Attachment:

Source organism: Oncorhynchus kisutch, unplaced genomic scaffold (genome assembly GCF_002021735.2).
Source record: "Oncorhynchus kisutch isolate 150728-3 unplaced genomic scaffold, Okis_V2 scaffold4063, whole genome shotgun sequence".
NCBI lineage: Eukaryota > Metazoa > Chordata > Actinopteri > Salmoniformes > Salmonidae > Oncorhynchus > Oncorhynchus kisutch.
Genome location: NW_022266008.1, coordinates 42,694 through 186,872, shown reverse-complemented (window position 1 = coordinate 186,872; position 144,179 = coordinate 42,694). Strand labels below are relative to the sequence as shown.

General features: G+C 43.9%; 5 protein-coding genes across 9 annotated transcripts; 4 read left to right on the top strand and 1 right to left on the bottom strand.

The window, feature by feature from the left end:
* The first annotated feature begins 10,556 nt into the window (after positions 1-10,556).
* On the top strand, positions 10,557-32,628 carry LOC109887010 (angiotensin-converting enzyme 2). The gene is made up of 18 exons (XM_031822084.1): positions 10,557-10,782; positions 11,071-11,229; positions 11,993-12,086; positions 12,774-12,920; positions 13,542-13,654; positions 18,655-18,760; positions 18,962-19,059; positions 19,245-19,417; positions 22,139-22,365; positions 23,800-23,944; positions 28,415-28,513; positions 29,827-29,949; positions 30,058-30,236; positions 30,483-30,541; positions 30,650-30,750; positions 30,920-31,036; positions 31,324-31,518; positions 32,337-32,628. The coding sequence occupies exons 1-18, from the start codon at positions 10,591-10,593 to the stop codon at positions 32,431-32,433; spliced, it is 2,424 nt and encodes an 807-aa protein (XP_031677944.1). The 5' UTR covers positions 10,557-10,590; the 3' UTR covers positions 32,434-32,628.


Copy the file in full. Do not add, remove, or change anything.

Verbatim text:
Source organism: Oncorhynchus kisutch, unplaced genomic scaffold (genome assembly GCF_002021735.2).
Source record: "Oncorhynchus kisutch isolate 150728-3 unplaced genomic scaffold, Okis_V2 scaffold4063, whole genome shotgun sequence".
NCBI lineage: Eukaryota > Metazoa > Chordata > Actinopteri > Salmoniformes > Salmonidae > Oncorhynchus > Oncorhynchus kisutch.
Genome location: NW_022266008.1, coordinates 42,694 through 186,872, shown reverse-complemented (window position 1 = coordinate 186,872; position 144,179 = coordinate 42,694). Strand labels below are relative to the sequence as shown.

General features: G+C 43.9%; 5 protein-coding genes across 9 annotated transcripts; 4 read left to right on the top strand and 1 right to left on the bottom strand.

The window, feature by feature from the left end:
* The first annotated feature begins 10,556 nt into the window (after positions 1-10,556).
* On the top strand, positions 10,557-32,628 carry LOC109887010 (angiotensin-converting enzyme 2). The gene is made up of 18 exons (XM_031822084.1): positions 10,557-10,782; positions 11,071-11,229; positions 11,993-12,086; positions 12,774-12,920; positions 13,542-13,654; positions 18,655-18,760; positions 18,962-19,059; positions 19,245-19,417; positions 22,139-22,365; positions 23,800-23,944; positions 28,415-28,513; positions 29,827-29,949; positions 30,058-30,236; positions 30,483-30,541; positions 30,650-30,750; positions 30,920-31,036; positions 31,324-31,518; positions 32,337-32,628. The coding sequence occupies exons 1-18, from the start codon at positions 10,591-10,593 to the stop codon at positions 32,431-32,433; spliced, it is 2,424 nt and encodes an 807-aa protein (XP_031677944.1). The 5' UTR covers positions 10,557-10,590; the 3' UTR covers positions 32,434-32,628.